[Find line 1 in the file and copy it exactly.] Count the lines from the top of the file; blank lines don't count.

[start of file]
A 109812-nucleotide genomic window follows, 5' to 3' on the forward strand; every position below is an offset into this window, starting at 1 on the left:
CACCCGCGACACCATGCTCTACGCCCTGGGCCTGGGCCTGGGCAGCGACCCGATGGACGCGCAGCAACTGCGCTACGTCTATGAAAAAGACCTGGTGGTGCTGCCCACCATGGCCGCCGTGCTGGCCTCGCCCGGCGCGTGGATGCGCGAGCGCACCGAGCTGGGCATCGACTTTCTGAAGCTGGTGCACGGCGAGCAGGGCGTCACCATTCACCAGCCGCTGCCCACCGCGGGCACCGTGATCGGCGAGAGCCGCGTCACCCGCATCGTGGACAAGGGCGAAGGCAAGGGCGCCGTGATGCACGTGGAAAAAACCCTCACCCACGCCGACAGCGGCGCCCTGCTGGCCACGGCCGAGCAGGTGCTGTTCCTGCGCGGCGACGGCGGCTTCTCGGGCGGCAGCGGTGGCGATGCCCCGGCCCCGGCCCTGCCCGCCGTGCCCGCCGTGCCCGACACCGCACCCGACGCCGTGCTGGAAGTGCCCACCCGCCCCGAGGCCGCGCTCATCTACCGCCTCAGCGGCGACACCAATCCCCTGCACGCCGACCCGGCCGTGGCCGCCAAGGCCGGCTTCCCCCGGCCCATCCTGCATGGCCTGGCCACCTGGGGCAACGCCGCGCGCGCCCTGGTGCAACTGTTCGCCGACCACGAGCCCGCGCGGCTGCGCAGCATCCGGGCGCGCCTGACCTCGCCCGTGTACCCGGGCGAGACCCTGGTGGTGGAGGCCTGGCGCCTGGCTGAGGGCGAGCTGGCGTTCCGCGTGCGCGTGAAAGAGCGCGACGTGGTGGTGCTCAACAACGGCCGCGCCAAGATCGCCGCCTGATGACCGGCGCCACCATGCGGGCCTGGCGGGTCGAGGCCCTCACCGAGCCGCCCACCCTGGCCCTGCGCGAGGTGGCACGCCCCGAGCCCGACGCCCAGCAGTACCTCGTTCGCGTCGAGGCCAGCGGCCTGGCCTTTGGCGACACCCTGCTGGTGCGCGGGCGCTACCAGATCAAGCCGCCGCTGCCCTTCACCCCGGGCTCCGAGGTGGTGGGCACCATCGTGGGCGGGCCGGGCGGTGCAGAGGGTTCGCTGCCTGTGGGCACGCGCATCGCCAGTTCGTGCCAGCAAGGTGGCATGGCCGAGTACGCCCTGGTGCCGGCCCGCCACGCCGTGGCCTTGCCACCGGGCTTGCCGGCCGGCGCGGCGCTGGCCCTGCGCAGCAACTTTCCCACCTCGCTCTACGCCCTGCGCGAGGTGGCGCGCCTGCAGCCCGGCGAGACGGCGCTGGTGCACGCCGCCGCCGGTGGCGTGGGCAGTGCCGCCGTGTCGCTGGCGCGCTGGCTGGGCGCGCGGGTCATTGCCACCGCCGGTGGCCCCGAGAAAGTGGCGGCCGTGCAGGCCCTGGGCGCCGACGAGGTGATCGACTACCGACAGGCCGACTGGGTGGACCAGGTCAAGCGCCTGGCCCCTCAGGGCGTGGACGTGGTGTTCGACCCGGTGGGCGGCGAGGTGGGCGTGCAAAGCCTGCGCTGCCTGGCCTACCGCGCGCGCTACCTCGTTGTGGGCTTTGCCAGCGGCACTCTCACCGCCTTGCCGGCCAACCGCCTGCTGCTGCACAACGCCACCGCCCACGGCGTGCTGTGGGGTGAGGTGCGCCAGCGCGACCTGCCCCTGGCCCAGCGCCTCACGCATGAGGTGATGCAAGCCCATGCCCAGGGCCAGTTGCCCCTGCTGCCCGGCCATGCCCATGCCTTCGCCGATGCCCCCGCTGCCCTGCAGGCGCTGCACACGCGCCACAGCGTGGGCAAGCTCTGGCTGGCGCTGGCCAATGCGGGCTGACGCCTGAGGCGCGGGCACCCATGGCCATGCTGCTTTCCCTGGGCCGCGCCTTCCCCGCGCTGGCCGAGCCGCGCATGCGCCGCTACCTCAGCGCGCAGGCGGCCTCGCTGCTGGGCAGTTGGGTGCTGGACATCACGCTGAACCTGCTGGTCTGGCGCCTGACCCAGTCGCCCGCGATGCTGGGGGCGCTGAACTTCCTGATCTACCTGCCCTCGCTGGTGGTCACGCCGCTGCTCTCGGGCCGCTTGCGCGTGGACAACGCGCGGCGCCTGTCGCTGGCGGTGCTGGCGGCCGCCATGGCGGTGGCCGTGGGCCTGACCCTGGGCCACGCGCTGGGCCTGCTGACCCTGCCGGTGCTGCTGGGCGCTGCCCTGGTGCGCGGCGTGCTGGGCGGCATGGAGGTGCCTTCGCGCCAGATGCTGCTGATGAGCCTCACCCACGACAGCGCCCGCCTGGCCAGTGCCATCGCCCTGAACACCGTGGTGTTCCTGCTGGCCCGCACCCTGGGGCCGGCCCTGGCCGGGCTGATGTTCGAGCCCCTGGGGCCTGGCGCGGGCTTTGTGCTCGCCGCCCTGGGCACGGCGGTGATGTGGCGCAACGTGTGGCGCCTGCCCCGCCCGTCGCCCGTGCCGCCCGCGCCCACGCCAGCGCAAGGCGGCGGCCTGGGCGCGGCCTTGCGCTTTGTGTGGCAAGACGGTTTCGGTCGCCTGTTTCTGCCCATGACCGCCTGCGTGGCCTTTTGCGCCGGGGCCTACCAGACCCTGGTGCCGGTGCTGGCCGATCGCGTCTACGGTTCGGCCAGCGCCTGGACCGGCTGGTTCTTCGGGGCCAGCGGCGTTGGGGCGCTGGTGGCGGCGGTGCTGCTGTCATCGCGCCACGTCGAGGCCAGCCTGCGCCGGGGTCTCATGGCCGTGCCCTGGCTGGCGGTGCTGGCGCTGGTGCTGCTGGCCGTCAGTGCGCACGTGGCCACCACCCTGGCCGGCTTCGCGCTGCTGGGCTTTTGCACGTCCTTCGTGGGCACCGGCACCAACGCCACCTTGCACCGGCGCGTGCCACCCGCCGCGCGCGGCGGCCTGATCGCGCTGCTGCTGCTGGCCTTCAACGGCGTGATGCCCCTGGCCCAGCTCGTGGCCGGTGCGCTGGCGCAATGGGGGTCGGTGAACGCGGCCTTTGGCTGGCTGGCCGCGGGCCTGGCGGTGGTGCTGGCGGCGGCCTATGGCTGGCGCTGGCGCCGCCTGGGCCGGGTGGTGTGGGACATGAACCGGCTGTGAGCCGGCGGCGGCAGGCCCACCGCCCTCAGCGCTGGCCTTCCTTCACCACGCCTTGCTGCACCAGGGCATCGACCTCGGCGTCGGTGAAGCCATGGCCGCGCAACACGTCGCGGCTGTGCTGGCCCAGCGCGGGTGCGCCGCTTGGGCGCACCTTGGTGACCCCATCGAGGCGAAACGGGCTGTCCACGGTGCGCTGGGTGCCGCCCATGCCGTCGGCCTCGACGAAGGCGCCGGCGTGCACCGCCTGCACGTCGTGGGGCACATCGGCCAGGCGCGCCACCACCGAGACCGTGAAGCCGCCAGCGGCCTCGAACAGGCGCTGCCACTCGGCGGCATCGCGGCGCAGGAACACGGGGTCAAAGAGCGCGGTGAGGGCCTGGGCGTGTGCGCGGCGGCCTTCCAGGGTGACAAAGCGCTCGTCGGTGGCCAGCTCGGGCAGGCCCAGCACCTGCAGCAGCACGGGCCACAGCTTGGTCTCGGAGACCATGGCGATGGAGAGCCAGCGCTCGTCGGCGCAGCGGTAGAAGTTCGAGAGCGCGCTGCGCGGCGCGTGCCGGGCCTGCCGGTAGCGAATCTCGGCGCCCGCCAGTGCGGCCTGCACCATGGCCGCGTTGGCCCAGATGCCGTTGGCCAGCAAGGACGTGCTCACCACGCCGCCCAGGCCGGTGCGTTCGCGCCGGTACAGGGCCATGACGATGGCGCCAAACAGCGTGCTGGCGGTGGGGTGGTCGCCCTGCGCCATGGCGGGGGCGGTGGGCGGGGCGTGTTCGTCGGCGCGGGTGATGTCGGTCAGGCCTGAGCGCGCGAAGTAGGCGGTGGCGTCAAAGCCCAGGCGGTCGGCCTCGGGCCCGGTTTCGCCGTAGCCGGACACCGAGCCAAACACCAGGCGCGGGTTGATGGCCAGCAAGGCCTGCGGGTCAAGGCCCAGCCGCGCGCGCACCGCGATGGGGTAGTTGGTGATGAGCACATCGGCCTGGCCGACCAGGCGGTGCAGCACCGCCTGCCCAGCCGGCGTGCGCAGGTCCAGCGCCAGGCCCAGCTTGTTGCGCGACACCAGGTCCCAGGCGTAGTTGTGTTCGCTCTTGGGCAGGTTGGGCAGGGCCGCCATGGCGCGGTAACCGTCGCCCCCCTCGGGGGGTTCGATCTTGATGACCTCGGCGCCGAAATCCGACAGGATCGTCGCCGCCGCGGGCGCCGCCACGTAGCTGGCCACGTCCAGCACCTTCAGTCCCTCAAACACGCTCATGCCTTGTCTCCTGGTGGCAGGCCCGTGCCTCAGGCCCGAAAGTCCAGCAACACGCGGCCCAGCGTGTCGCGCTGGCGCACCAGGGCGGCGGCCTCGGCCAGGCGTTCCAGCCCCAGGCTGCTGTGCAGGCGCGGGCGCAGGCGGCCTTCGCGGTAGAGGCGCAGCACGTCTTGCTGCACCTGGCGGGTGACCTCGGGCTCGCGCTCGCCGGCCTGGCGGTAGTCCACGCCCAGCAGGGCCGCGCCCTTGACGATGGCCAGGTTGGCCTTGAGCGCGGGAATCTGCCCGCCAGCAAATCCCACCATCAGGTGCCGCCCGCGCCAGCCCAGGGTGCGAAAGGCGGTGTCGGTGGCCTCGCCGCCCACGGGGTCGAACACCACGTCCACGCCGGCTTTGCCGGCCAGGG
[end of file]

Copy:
A 109812-nucleotide genomic window follows, 5' to 3' on the forward strand; every position below is an offset into this window, starting at 1 on the left: